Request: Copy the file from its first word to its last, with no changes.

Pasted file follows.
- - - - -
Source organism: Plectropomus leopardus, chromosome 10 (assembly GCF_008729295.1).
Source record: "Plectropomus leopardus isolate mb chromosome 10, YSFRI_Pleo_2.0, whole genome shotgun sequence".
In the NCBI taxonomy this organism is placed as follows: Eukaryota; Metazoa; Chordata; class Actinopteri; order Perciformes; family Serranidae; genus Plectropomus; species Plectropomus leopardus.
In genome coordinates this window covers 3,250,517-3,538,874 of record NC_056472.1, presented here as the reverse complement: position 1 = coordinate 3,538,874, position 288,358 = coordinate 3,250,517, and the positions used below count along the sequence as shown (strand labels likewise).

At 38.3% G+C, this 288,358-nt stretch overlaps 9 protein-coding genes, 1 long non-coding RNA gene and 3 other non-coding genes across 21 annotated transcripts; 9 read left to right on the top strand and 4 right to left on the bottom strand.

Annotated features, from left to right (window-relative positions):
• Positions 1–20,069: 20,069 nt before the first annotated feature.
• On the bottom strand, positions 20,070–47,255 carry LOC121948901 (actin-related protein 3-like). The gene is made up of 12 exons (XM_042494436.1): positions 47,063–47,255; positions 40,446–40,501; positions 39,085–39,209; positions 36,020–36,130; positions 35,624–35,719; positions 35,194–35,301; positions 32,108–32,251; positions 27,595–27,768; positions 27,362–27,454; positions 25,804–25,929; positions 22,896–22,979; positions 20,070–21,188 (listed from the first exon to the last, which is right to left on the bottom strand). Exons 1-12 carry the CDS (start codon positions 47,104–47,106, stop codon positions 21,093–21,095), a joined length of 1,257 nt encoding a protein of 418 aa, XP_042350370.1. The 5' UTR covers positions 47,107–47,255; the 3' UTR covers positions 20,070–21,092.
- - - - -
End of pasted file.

Source organism: Plectropomus leopardus, chromosome 10 (assembly GCF_008729295.1).
Source record: "Plectropomus leopardus isolate mb chromosome 10, YSFRI_Pleo_2.0, whole genome shotgun sequence".
In the NCBI taxonomy this organism is placed as follows: Eukaryota; Metazoa; Chordata; class Actinopteri; order Perciformes; family Serranidae; genus Plectropomus; species Plectropomus leopardus.
In genome coordinates this window covers 3,250,517-3,538,874 of record NC_056472.1, presented here as the reverse complement: position 1 = coordinate 3,538,874, position 288,358 = coordinate 3,250,517, and the positions used below count along the sequence as shown (strand labels likewise).

At 38.3% G+C, this 288,358-nt stretch overlaps 9 protein-coding genes, 1 long non-coding RNA gene and 3 other non-coding genes across 21 annotated transcripts; 9 read left to right on the top strand and 4 right to left on the bottom strand.

Annotated features, from left to right (window-relative positions):
• Positions 1–20,069: 20,069 nt before the first annotated feature.
• On the bottom strand, positions 20,070–47,255 carry LOC121948901 (actin-related protein 3-like). The gene is made up of 12 exons (XM_042494436.1): positions 47,063–47,255; positions 40,446–40,501; positions 39,085–39,209; positions 36,020–36,130; positions 35,624–35,719; positions 35,194–35,301; positions 32,108–32,251; positions 27,595–27,768; positions 27,362–27,454; positions 25,804–25,929; positions 22,896–22,979; positions 20,070–21,188 (listed from the first exon to the last, which is right to left on the bottom strand). Exons 1-12 carry the CDS (start codon positions 47,104–47,106, stop codon positions 21,093–21,095), a joined length of 1,257 nt encoding a protein of 418 aa, XP_042350370.1. The 5' UTR covers positions 47,107–47,255; the 3' UTR covers positions 20,070–21,092.